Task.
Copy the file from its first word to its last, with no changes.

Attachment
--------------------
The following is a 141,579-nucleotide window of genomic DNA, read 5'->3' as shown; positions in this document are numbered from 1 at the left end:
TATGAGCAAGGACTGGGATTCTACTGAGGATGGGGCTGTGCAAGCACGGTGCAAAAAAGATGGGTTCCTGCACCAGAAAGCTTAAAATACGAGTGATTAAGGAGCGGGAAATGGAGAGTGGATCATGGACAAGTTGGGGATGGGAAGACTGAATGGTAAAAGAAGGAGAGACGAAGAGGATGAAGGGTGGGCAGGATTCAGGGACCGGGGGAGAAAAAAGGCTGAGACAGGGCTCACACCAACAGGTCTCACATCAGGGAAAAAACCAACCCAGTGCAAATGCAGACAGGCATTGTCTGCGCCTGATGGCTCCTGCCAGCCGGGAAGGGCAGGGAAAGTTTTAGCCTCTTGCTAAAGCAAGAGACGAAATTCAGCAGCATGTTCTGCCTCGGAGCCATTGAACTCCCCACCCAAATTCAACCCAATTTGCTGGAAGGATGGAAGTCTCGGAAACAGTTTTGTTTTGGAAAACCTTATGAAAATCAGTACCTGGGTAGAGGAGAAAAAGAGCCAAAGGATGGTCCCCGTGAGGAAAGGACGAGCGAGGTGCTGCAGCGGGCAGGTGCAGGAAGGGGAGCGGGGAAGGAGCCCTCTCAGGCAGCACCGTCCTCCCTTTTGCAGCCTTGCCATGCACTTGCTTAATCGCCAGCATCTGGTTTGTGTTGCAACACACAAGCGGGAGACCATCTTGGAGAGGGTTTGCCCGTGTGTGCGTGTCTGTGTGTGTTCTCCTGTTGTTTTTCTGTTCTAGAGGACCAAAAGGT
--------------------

The following is a 141,579-nucleotide window of genomic DNA, read 5'->3' as shown; positions in this document are numbered from 1 at the left end:
TATGAGCAAGGACTGGGATTCTACTGAGGATGGGGCTGTGCAAGCACGGTGCAAAAAAGATGGGTTCCTGCACCAGAAAGCTTAAAATACGAGTGATTAAGGAGCGGGAAATGGAGAGTGGATCATGGACAAGTTGGGGATGGGAAGACTGAATGGTAAAAGAAGGAGAGACGAAGAGGATGAAGGGTGGGCAGGATTCAGGGACCGGGGGAGAAAAAAGGCTGAGACAGGGCTCACACCAACAGGTCTCACATCAGGGAAAAAACCAACCCAGTGCAAATGCAGACAGGCATTGTCTGCGCCTGATGGCTCCTGCCAGCCGGGAAGGGCAGGGAAAGTTTTAGCCTCTTGCTAAAGCAAGAGACGAAATTCAGCAGCATGTTCTGCCTCGGAGCCATTGAACTCCCCACCCAAATTCAACCCAATTTGCTGGAAGGATGGAAGTCTCGGAAACAGTTTTGTTTTGGAAAACCTTATGAAAATCAGTACCTGGGTAGAGGAGAAAAAGAGCCAAAGGATGGTCCCCGTGAGGAAAGGACGAGCGAGGTGCTGCAGCGGGCAGGTGCAGGAAGGGGAGCGGGGAAGGAGCCCTCTCAGGCAGCACCGTCCTCCCTTTTGCAGCCTTGCCATGCACTTGCTTAATCGCCAGCATCTGGTTTGTGTTGCAACACACAAGCGGGAGACCATCTTGGAGAGGGTTTGCCCGTGTGTGCGTGTCTGTGTGTGTTCTCCTGTTGTTTTTCTGTTCTAGAGGACCAAAAGGT